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I would like to share some thoughts in the next several blog posts under this title: Timeless Truth, Different Delivery. In my work of writing and staff development with schools, it has been my opportunity to encourage Christian schools to be distinctively Christian in order to better meet their missions and to focus on nurturing student faith. I have attempted to bring a common language and specific methods to this dialogue. I believe this is critical work in a time when Christian schools seem in danger of slipping away due to continuing enrollment problems, lack of clarity around philosophy and mission, or just plain lack of resources or will to do pro-active school improvement work. How will our schools improve and be faithful to their missions – their reasons for existence?
What is encouraging is that the kind of skills that our students need are the very skills that I believe can be delivered best in the context of a Christian school. This is true because ultimately all truth is God’s truth and all things cohere in Christ. For example, when Howard Gardner from Harvard identifies the kinds of minds our students need in his book Five Minds For the Future and then is asked what kind of mind is ultimately most important, he identifies the “respectful” and “ethical” mind as most important. Isn’t that exactly the kind of mind we are seeking to develop in Christian schools? And, I would add, we are providing the foundation for this kind of mind – we are teaching kids that God’s Word is the basis of truth for having a “respectful” mind and that an “ethical” mind is not based on whatever you and I agree upon, but on the Ten Commandments given by God and interpreted by Jesus Christ in his summary of the law – to love God and love neighbor.
My point is that what our kids need is a firm understanding of timeless truth – that has not changed. We have made strides in our ability to articulate the what – what truths are most important for our students to grasp in order to help make sense of the world? How we move them to an understanding of that truth is what we need to consider given today’s world and today’s kids. We also know more than we used to about why we need to use different delivery methods. Let’s explore what, how and why further.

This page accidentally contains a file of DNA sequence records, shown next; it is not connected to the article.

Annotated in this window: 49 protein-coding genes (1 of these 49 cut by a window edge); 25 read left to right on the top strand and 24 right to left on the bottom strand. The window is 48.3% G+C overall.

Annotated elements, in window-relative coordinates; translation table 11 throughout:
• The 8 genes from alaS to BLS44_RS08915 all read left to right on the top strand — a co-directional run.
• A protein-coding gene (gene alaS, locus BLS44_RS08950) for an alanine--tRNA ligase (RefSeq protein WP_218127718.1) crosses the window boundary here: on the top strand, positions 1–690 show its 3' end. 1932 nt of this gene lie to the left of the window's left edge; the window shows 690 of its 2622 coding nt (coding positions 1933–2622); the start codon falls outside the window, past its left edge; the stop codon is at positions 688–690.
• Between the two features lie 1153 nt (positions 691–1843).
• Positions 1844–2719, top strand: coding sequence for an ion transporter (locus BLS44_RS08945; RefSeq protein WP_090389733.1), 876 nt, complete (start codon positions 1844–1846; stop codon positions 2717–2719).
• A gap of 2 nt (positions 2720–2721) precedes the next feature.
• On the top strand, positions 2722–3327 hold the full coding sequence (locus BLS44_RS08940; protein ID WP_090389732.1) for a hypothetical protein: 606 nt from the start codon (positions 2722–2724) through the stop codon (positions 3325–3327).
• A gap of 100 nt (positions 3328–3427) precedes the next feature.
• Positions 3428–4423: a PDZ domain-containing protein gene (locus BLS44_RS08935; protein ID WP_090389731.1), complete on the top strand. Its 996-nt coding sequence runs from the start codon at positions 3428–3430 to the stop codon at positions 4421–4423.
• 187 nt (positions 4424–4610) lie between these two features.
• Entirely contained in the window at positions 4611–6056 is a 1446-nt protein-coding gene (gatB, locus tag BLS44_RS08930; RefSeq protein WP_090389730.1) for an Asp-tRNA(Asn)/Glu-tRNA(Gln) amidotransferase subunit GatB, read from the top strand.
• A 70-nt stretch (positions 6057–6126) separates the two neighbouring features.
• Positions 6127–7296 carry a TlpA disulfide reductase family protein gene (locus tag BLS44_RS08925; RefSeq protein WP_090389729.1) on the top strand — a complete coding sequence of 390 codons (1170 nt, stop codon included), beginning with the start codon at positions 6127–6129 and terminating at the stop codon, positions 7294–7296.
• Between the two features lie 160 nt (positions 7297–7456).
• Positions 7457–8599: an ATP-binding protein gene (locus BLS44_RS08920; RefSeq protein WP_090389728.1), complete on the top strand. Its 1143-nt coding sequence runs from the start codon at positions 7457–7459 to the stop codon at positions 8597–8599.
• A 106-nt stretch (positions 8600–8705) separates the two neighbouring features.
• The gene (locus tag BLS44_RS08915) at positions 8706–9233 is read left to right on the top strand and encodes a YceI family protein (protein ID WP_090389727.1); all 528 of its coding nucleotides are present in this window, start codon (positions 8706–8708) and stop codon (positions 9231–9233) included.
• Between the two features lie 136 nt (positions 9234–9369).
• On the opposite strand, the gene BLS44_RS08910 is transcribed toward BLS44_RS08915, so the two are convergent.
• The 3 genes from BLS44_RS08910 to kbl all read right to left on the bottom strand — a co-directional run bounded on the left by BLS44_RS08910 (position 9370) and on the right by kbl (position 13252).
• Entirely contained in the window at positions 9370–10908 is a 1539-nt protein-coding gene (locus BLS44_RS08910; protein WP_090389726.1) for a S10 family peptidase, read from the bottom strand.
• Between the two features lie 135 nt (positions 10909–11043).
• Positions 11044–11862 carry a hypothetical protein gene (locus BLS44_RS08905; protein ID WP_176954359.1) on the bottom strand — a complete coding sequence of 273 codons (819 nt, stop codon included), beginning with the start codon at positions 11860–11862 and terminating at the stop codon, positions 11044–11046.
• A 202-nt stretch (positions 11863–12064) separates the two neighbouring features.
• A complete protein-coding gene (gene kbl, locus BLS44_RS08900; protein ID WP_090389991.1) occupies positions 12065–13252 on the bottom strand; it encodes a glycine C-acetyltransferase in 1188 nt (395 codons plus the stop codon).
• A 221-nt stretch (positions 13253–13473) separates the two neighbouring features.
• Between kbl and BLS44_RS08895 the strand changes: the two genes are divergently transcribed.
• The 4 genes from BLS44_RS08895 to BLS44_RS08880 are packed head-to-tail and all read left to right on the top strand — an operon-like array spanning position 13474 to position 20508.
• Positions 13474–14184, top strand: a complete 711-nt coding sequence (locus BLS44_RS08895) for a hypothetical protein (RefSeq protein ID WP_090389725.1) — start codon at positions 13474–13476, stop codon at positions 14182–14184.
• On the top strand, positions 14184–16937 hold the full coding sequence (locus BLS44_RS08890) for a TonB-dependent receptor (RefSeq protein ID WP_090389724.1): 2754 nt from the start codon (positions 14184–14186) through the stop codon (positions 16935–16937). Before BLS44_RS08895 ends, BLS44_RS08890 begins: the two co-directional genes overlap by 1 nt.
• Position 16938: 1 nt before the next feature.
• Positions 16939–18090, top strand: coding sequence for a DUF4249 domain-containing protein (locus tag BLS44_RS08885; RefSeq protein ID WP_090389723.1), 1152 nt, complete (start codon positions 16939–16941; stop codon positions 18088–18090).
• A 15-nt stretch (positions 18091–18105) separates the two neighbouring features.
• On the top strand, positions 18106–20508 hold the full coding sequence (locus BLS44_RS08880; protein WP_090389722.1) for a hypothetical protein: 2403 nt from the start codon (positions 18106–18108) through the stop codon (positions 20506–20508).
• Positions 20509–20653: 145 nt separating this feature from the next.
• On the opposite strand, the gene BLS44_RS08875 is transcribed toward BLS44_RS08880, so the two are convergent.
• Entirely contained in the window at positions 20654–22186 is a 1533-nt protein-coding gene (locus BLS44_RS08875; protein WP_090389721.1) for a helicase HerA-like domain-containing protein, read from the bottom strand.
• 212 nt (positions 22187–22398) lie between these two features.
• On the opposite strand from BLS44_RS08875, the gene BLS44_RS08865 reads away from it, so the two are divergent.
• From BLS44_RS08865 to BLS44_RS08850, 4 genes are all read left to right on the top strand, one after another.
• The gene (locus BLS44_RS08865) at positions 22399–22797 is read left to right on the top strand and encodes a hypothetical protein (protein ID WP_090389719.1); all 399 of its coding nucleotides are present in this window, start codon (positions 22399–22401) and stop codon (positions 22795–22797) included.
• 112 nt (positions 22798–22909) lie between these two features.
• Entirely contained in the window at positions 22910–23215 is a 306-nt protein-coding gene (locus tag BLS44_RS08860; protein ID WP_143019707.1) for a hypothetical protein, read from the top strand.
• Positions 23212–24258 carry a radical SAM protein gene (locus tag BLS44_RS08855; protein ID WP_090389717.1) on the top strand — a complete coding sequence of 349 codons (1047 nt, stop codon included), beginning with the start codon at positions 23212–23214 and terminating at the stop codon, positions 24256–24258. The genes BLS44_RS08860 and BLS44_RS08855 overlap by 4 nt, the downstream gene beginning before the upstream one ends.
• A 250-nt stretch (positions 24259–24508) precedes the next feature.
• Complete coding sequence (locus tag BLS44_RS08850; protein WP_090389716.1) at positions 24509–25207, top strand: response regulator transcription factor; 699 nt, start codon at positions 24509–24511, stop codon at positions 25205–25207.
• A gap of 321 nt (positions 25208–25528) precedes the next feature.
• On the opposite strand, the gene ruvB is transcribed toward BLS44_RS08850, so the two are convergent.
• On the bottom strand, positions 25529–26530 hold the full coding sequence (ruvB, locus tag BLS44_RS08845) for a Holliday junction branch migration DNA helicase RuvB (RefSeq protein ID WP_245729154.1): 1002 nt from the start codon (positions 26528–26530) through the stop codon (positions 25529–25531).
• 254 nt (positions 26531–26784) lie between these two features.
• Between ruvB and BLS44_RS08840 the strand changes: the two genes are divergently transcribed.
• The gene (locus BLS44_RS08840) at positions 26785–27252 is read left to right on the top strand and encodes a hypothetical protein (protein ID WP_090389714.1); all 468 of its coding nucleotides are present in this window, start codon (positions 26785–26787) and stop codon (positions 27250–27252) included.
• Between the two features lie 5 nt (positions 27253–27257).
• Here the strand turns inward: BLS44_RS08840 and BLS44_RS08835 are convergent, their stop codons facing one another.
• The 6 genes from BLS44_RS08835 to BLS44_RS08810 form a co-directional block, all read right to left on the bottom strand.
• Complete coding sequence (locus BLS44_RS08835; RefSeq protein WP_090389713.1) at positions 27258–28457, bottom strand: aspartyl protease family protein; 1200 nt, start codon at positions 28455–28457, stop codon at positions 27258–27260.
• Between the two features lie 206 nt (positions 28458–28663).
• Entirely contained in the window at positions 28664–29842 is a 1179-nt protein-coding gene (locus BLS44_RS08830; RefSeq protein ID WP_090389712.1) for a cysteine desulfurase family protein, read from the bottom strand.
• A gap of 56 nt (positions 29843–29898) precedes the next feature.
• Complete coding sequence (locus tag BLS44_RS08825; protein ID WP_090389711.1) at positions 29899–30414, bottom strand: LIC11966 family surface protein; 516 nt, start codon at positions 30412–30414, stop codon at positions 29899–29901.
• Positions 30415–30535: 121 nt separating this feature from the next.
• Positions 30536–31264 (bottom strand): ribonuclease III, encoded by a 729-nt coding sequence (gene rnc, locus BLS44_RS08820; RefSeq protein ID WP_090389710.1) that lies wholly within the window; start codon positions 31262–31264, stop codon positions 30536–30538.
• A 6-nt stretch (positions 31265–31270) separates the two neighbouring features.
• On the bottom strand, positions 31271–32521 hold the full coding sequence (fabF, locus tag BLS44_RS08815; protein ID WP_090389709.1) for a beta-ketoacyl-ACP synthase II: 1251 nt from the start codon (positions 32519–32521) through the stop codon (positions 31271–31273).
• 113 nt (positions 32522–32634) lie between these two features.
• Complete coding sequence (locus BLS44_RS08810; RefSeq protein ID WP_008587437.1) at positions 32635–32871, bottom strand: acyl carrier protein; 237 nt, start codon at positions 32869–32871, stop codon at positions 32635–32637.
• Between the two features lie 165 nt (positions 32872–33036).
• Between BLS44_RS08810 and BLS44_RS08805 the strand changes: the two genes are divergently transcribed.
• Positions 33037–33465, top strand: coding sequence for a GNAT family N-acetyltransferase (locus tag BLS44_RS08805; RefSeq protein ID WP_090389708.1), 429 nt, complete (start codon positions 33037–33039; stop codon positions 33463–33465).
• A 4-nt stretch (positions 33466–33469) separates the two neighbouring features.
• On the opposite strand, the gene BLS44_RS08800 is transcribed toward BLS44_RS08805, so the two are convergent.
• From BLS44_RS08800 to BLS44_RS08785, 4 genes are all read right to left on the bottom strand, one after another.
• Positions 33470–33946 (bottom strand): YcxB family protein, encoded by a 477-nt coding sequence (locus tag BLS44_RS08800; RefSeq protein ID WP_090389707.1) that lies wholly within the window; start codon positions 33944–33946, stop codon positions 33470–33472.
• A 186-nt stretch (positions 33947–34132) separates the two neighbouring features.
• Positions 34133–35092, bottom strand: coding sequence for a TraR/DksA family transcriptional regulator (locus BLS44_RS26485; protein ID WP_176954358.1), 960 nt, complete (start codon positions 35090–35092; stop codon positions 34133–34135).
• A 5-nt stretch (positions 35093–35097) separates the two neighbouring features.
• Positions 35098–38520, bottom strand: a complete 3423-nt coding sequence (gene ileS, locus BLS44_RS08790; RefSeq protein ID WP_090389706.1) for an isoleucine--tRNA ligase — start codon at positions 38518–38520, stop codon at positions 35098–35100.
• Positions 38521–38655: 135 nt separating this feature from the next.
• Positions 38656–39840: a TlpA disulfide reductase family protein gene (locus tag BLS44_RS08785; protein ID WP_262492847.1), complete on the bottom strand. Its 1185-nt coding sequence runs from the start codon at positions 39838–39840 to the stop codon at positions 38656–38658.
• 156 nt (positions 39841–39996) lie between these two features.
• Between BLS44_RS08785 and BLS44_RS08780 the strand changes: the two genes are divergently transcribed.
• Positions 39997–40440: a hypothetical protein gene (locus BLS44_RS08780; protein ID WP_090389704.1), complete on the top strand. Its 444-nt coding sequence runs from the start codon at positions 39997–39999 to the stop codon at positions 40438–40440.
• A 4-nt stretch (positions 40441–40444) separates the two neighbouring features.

How do we arrive at the concepts that we want to deeply embed in the habits of mind, heart, and hands of a Christian school student? Are there some common Biblical understandings that should be points of emphasis? How do we educate students for discipleship?
In recent years, some excellent wrestling and work around these questions has gone on at Edmonton Christian School and in the Prairie Association of Christian Schools. The PACS team has identified several discipleship characteristics that they are seeking to instill in their students. They call these concepts “Through Lines” which become an integral part of the daily classroom experience.
They have identified “Through Lines” (desired discipleship characteristics of students) as follows:
- God-worshippers- involved in regular and meaningful worship experiences.
- Idolatry-discerners – adept at identifying and understanding the idols of our time.
- Earth-keepers – respond to God’s call to be stewards of all of creation.
- Beauty-creators – praise God by creating beautiful things.
- Justice-seekers – act as agents of change by identifying and responding to injustices.
- Creation-enjoyers – celebrate God’s beautiful creation.
- Servant-workers – work actively to heal brokenness and bring joy.
- Community-builders – active pursuers and builders of communal shalom.
- Image reflectors – demonstrate their response to Christ’s call to be co-workers.
I believe that these “Through Lines” are helpful descriptors whether used in curriculum design work (we will discuss this more in the next post), classroom faith nurture, or community activities related to worship and service.